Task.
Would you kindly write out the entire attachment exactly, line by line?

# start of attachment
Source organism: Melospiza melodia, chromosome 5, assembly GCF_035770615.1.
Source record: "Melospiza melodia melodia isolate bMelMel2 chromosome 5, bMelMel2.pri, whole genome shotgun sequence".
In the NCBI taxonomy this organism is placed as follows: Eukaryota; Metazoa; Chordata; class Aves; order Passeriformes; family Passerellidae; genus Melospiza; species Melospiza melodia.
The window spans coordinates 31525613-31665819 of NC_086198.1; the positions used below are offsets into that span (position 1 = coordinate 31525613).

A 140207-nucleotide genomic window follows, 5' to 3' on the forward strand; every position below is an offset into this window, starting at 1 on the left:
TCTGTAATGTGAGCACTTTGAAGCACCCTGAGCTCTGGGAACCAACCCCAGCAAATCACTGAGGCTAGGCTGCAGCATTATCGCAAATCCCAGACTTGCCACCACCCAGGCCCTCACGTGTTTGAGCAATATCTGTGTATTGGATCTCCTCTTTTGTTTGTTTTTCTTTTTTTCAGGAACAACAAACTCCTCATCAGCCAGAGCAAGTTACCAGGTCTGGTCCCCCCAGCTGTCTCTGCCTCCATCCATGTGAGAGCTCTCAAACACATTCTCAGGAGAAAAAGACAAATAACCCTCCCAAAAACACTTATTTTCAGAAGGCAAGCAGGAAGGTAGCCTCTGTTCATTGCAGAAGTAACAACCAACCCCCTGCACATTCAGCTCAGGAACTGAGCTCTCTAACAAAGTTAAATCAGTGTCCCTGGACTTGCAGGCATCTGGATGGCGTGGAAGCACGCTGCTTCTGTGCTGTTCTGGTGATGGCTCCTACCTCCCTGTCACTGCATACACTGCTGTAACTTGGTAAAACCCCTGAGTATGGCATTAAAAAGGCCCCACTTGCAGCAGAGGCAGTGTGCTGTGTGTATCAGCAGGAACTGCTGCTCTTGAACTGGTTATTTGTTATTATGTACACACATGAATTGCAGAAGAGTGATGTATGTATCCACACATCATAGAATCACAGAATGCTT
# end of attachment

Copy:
Source organism: Melospiza melodia, chromosome 5, assembly GCF_035770615.1.
Source record: "Melospiza melodia melodia isolate bMelMel2 chromosome 5, bMelMel2.pri, whole genome shotgun sequence".
In the NCBI taxonomy this organism is placed as follows: Eukaryota; Metazoa; Chordata; class Aves; order Passeriformes; family Passerellidae; genus Melospiza; species Melospiza melodia.
The window spans coordinates 31525613-31665819 of NC_086198.1; the positions used below are offsets into that span (position 1 = coordinate 31525613).

A 140207-nucleotide genomic window follows, 5' to 3' on the forward strand; every position below is an offset into this window, starting at 1 on the left:
TCTGTAATGTGAGCACTTTGAAGCACCCTGAGCTCTGGGAACCAACCCCAGCAAATCACTGAGGCTAGGCTGCAGCATTATCGCAAATCCCAGACTTGCCACCACCCAGGCCCTCACGTGTTTGAGCAATATCTGTGTATTGGATCTCCTCTTTTGTTTGTTTTTCTTTTTTTCAGGAACAACAAACTCCTCATCAGCCAGAGCAAGTTACCAGGTCTGGTCCCCCCAGCTGTCTCTGCCTCCATCCATGTGAGAGCTCTCAAACACATTCTCAGGAGAAAAAGACAAATAACCCTCCCAAAAACACTTATTTTCAGAAGGCAAGCAGGAAGGTAGCCTCTGTTCATTGCAGAAGTAACAACCAACCCCCTGCACATTCAGCTCAGGAACTGAGCTCTCTAACAAAGTTAAATCAGTGTCCCTGGACTTGCAGGCATCTGGATGGCGTGGAAGCACGCTGCTTCTGTGCTGTTCTGGTGATGGCTCCTACCTCCCTGTCACTGCATACACTGCTGTAACTTGGTAAAACCCCTGAGTATGGCATTAAAAAGGCCCCACTTGCAGCAGAGGCAGTGTGCTGTGTGTATCAGCAGGAACTGCTGCTCTTGAACTGGTTATTTGTTATTATGTACACACATGAATTGCAGAAGAGTGATGTATGTATCCACACATCATAGAATCACAGAATGCTT